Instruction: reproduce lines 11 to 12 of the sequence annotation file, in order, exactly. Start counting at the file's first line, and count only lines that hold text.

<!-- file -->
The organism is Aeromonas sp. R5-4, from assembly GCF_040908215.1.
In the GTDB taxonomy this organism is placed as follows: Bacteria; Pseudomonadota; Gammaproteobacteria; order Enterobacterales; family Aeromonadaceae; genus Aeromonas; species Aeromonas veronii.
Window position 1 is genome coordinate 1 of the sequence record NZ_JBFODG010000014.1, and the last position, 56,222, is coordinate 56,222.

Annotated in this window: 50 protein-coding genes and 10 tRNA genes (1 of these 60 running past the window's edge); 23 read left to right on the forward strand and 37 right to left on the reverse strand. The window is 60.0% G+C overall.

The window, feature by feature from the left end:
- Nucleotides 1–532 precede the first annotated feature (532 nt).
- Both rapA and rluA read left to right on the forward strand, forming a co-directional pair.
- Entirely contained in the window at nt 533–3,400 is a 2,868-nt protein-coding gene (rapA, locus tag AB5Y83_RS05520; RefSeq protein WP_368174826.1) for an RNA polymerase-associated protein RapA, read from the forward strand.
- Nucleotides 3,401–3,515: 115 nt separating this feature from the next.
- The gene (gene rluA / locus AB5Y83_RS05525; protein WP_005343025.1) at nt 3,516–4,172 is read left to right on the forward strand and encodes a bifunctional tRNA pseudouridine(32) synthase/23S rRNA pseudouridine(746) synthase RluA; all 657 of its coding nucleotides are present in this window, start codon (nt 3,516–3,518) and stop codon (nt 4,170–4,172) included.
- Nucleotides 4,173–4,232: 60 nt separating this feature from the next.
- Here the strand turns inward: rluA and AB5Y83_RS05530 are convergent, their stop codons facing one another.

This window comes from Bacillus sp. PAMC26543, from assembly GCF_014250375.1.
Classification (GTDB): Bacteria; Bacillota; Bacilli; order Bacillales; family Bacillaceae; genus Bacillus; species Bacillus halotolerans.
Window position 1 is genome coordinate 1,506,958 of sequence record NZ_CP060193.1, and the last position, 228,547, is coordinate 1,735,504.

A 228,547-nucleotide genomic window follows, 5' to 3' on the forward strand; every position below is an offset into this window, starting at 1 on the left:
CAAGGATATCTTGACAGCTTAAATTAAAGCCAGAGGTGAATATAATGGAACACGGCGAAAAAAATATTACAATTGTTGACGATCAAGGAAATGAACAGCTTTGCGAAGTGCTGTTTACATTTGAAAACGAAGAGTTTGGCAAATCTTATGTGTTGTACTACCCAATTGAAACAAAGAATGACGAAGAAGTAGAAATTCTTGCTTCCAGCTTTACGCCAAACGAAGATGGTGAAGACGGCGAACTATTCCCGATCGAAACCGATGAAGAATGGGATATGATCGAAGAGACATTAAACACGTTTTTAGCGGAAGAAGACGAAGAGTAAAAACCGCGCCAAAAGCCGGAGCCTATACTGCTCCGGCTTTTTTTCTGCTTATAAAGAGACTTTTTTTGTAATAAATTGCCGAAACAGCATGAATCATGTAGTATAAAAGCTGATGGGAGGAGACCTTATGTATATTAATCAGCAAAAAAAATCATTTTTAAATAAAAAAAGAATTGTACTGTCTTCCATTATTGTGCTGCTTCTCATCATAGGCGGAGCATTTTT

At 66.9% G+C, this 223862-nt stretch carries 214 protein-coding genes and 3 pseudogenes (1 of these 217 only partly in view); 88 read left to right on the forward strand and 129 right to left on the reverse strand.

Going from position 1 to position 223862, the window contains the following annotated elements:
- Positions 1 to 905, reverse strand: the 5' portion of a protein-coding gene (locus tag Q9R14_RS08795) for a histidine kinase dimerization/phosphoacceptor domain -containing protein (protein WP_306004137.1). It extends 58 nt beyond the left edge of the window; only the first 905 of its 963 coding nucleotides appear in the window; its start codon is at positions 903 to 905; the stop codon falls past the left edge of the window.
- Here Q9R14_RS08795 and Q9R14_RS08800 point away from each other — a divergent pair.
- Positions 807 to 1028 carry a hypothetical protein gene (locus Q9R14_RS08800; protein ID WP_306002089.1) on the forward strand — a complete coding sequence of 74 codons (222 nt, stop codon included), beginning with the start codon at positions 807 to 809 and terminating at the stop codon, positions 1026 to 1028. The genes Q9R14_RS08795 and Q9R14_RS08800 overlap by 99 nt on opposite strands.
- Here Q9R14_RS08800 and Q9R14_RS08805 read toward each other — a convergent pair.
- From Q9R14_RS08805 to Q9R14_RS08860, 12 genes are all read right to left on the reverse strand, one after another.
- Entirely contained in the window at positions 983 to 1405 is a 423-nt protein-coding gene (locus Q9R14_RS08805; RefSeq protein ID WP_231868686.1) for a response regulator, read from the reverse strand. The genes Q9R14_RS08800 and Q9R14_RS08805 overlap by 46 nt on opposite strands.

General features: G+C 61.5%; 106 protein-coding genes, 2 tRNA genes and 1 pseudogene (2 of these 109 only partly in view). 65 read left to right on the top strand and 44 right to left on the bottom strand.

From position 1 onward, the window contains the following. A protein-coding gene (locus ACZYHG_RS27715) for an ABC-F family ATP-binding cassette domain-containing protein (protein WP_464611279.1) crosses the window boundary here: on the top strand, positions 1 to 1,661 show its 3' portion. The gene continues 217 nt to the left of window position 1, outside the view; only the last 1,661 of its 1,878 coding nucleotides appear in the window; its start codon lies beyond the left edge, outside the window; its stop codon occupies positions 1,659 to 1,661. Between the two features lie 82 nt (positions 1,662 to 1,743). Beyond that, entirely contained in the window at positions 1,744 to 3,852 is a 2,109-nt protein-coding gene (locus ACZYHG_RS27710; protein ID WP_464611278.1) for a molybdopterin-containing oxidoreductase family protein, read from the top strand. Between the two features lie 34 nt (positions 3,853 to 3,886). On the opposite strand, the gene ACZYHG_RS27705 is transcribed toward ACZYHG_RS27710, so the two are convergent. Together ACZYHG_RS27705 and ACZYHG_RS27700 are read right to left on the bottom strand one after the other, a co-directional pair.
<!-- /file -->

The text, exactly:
- Nucleotides 4,173–4,232: 60 nt separating this feature from the next.
- Here the strand turns inward: rluA and AB5Y83_RS05530 are convergent, their stop codons facing one another.